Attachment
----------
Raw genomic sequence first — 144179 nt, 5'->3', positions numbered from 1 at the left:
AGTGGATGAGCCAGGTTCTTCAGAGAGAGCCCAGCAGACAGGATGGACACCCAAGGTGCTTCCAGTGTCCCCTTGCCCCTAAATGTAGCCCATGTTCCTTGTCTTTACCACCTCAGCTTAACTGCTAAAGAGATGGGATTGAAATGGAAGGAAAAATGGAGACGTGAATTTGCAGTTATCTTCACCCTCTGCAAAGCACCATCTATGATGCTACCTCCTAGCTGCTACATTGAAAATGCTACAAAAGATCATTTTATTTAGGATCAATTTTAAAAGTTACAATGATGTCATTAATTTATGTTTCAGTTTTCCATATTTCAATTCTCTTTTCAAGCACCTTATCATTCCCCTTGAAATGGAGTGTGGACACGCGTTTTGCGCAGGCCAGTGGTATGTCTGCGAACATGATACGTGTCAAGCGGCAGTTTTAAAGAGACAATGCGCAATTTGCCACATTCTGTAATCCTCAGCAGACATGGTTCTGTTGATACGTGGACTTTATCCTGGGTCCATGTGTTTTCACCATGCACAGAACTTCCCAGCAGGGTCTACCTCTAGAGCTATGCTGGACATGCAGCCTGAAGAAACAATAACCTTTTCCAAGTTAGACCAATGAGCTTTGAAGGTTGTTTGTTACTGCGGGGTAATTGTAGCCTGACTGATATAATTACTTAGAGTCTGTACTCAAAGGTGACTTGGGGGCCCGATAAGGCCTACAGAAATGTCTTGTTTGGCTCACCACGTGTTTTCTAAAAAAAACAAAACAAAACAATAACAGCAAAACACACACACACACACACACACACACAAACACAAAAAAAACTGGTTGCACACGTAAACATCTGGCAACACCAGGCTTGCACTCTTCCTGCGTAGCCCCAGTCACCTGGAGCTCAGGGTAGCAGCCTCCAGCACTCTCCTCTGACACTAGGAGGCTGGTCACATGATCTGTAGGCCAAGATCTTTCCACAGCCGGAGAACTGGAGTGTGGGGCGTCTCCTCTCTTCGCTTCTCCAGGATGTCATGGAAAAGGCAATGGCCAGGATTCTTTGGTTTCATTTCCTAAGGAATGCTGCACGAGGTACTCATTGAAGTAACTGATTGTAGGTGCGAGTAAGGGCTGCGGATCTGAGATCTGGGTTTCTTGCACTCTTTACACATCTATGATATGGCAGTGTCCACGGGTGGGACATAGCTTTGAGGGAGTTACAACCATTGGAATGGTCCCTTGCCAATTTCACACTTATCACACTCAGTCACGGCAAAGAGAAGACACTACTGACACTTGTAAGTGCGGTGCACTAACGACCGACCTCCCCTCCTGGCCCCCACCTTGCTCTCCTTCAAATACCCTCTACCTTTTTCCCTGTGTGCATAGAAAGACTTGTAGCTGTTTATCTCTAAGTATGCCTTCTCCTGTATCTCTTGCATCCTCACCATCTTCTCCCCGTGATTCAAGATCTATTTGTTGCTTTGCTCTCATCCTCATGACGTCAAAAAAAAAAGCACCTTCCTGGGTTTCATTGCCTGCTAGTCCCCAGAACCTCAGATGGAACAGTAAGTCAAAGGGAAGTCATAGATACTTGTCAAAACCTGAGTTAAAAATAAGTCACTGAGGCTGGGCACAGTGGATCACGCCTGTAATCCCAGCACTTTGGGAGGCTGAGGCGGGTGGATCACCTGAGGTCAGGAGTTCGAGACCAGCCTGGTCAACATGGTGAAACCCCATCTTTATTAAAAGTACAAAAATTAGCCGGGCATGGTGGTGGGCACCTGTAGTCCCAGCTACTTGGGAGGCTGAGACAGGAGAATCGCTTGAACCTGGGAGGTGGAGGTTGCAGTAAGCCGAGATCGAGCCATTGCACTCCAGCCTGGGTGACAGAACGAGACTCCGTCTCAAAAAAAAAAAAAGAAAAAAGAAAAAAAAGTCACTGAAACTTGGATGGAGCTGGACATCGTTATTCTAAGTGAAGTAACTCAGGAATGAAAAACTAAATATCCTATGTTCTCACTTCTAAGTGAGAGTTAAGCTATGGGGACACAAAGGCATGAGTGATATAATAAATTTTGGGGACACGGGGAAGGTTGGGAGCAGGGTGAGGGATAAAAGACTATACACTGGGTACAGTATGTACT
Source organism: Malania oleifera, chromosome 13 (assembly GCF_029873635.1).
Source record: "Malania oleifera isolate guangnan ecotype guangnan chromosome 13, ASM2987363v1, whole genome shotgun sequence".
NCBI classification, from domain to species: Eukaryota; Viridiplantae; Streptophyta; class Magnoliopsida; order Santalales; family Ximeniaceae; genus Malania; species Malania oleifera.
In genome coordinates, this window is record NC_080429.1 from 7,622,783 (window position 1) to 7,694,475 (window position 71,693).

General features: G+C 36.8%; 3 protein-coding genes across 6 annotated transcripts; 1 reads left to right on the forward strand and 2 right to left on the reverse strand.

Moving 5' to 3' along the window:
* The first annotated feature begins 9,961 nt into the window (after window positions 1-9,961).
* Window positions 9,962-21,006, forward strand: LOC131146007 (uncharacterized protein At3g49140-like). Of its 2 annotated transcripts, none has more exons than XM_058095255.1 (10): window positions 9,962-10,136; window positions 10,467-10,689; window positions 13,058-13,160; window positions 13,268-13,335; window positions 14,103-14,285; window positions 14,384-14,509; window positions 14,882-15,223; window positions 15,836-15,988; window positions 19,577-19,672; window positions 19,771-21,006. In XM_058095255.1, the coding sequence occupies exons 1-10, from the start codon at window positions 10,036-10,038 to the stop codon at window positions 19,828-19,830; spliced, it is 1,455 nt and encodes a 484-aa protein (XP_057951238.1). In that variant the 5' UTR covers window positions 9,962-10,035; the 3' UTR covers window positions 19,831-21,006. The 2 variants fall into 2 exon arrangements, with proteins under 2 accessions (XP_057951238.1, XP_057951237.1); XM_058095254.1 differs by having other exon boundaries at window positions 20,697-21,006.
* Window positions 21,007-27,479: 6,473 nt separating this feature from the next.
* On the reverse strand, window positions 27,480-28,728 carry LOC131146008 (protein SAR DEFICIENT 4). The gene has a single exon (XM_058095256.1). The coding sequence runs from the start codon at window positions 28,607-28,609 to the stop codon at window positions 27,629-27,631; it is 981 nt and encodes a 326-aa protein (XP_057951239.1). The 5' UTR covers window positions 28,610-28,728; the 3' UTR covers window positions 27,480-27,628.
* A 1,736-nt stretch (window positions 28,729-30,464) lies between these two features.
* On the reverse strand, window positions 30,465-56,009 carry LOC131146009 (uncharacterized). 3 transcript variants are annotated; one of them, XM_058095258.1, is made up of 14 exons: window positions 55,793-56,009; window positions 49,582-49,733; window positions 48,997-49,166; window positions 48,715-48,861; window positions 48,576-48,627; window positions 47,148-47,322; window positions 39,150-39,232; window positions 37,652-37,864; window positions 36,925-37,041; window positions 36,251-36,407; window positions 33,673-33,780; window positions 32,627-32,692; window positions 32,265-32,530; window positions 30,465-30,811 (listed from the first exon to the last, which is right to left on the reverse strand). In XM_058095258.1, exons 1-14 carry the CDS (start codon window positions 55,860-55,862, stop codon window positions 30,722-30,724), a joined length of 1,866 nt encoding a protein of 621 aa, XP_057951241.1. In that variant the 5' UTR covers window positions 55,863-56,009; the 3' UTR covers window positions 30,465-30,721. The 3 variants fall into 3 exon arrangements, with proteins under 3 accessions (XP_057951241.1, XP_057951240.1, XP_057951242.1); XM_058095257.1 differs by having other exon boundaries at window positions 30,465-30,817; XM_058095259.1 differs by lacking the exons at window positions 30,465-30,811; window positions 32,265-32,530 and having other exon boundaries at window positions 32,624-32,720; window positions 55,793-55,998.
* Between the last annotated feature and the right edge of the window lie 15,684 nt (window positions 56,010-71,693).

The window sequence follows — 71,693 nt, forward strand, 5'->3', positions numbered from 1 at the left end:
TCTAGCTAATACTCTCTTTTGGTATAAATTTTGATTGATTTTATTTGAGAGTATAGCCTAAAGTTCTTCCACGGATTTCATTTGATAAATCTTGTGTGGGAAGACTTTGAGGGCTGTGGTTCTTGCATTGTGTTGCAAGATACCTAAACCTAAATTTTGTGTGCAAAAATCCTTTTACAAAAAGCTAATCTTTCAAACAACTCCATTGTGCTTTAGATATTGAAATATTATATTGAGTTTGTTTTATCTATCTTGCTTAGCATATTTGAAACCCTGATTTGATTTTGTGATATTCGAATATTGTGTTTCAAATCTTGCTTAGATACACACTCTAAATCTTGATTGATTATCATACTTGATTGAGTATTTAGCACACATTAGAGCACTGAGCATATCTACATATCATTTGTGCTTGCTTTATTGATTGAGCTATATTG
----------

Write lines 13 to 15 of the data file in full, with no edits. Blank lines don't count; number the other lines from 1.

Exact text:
* A 1,736-nt stretch (window positions 28,729-30,464) lies between these two features.
* On the reverse strand, window positions 30,465-56,009 carry LOC131146009 (uncharacterized). 3 transcript variants are annotated; one of them, XM_058095258.1, is made up of 14 exons: window positions 55,793-56,009; window positions 49,582-49,733; window positions 48,997-49,166; window positions 48,715-48,861; window positions 48,576-48,627; window positions 47,148-47,322; window positions 39,150-39,232; window positions 37,652-37,864; window positions 36,925-37,041; window positions 36,251-36,407; window positions 33,673-33,780; window positions 32,627-32,692; window positions 32,265-32,530; window positions 30,465-30,811 (listed from the first exon to the last, which is right to left on the reverse strand). In XM_058095258.1, exons 1-14 carry the CDS (start codon window positions 55,860-55,862, stop codon window positions 30,722-30,724), a joined length of 1,866 nt encoding a protein of 621 aa, XP_057951241.1. In that variant the 5' UTR covers window positions 55,863-56,009; the 3' UTR covers window positions 30,465-30,721. The 3 variants fall into 3 exon arrangements, with proteins under 3 accessions (XP_057951241.1, XP_057951240.1, XP_057951242.1); XM_058095257.1 differs by having other exon boundaries at window positions 30,465-30,817; XM_058095259.1 differs by lacking the exons at window positions 30,465-30,811; window positions 32,265-32,530 and having other exon boundaries at window positions 32,624-32,720; window positions 55,793-55,998.
* Between the last annotated feature and the right edge of the window lie 15,684 nt (window positions 56,010-71,693).